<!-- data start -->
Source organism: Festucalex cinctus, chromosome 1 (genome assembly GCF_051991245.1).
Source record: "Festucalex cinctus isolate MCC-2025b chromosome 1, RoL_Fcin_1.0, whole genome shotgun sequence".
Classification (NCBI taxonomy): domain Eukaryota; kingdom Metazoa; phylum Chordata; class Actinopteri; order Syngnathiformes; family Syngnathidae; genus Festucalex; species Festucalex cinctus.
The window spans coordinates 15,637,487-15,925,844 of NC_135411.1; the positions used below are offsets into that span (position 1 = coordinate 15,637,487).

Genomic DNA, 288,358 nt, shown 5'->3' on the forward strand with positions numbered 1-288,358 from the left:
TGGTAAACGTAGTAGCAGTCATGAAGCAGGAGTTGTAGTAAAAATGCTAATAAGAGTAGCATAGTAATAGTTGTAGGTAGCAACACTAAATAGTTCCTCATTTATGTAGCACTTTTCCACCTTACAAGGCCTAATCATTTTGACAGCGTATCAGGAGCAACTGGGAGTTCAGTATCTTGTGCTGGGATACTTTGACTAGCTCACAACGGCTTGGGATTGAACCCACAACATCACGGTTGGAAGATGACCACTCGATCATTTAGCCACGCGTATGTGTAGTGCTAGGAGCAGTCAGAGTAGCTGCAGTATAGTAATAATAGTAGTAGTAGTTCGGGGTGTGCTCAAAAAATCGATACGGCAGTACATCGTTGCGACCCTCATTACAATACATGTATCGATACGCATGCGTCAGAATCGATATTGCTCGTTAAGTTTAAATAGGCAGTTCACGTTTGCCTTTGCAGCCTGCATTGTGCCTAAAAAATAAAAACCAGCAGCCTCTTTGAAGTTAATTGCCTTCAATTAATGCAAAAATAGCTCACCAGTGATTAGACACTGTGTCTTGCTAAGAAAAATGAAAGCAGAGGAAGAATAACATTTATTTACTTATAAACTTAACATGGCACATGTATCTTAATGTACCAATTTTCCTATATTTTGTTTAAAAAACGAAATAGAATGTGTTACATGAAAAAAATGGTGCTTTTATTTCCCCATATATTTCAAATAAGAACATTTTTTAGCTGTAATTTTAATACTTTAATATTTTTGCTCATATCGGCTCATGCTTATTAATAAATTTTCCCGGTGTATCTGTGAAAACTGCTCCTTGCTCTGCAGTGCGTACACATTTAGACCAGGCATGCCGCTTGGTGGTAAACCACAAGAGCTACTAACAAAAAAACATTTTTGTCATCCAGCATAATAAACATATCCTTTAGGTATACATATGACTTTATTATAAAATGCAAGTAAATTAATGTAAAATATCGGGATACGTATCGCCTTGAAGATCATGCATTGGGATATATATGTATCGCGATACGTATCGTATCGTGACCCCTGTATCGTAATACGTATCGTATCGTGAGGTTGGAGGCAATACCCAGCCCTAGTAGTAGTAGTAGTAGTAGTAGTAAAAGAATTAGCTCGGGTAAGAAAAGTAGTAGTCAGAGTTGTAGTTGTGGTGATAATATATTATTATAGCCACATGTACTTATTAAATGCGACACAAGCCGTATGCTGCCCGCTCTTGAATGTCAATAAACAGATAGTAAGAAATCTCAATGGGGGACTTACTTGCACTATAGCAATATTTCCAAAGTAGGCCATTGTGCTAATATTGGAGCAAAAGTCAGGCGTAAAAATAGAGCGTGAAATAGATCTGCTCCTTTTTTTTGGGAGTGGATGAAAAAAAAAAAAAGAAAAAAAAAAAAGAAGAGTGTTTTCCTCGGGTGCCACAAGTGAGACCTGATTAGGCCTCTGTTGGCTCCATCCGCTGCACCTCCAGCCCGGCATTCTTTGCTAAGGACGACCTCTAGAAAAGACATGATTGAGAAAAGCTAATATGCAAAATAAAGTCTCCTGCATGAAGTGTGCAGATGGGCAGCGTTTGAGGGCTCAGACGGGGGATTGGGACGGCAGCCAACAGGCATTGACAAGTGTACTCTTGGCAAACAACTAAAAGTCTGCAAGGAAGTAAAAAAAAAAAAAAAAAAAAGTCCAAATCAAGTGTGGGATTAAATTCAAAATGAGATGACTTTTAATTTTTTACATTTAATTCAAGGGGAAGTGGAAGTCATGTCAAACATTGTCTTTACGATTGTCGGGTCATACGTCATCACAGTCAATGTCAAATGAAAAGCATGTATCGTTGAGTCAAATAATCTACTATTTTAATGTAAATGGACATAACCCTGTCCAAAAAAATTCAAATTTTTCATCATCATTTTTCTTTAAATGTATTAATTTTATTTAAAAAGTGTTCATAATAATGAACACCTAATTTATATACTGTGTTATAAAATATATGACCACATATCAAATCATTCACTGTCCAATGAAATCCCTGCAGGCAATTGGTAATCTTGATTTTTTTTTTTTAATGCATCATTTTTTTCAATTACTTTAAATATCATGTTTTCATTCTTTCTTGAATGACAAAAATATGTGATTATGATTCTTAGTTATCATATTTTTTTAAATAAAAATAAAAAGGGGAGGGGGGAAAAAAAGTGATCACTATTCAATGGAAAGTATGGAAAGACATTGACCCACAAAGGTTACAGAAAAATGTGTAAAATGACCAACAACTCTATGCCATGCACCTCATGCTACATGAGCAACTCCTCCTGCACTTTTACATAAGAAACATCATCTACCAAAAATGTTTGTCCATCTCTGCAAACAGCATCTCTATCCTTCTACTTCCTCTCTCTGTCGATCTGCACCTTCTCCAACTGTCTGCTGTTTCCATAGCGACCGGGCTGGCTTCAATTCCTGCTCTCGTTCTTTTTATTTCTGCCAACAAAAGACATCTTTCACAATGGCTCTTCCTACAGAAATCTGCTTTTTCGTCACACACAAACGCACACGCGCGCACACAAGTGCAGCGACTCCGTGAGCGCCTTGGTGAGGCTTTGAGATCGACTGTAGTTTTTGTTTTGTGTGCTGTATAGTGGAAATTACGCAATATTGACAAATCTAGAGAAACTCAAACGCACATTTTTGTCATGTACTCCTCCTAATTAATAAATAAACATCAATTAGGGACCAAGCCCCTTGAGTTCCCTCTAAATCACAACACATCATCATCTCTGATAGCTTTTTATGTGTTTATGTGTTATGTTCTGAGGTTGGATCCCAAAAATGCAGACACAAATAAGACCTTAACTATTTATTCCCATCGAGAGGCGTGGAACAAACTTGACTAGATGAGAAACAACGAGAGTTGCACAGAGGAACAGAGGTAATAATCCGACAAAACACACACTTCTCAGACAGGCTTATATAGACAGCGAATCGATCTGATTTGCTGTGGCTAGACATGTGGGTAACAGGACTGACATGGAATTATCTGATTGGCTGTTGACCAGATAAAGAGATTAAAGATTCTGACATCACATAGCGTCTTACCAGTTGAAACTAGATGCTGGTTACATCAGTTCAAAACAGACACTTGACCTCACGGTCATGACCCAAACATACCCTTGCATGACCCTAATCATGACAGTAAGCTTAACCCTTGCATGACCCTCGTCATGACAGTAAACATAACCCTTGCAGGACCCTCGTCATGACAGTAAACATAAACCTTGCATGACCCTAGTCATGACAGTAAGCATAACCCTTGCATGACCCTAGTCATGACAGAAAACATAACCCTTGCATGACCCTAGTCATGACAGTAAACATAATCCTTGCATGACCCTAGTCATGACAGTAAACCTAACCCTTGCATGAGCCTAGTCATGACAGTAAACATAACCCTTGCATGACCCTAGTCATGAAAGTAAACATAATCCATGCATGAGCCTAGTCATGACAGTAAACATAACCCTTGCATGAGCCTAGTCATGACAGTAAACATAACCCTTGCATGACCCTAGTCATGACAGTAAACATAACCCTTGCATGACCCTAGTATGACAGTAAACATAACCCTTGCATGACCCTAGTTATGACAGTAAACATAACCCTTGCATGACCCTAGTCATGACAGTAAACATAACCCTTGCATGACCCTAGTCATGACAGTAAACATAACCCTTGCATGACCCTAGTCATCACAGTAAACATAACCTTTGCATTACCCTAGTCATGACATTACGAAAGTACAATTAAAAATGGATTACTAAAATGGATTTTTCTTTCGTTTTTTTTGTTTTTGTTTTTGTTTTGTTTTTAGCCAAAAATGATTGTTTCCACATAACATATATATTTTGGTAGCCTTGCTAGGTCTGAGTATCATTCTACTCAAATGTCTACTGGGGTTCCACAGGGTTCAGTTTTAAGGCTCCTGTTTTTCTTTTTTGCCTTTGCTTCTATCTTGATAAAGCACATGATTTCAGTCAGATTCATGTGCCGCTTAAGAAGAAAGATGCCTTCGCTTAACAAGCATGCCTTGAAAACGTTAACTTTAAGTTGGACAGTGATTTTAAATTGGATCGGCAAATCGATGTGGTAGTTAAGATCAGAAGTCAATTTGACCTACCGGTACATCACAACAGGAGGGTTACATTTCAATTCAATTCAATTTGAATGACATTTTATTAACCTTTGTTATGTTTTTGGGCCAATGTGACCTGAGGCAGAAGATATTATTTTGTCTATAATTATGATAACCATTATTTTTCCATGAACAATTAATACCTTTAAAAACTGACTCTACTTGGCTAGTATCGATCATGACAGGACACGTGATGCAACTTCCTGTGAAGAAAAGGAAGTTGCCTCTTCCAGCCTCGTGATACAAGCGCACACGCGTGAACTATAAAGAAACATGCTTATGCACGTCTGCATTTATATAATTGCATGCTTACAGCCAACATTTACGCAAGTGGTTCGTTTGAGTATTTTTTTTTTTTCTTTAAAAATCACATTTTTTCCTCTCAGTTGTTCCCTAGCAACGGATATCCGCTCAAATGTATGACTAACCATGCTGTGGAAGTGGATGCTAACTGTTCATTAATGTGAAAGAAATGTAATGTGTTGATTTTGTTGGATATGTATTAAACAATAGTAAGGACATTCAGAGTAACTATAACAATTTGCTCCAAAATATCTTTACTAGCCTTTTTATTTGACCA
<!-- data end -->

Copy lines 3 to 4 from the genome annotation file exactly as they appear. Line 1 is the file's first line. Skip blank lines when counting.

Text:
Classification (NCBI taxonomy): domain Eukaryota; kingdom Metazoa; phylum Chordata; class Actinopteri; order Syngnathiformes; family Syngnathidae; genus Festucalex; species Festucalex cinctus.
The window spans coordinates 15,637,487-15,925,844 of NC_135411.1; the positions used below are offsets into that span (position 1 = coordinate 15,637,487).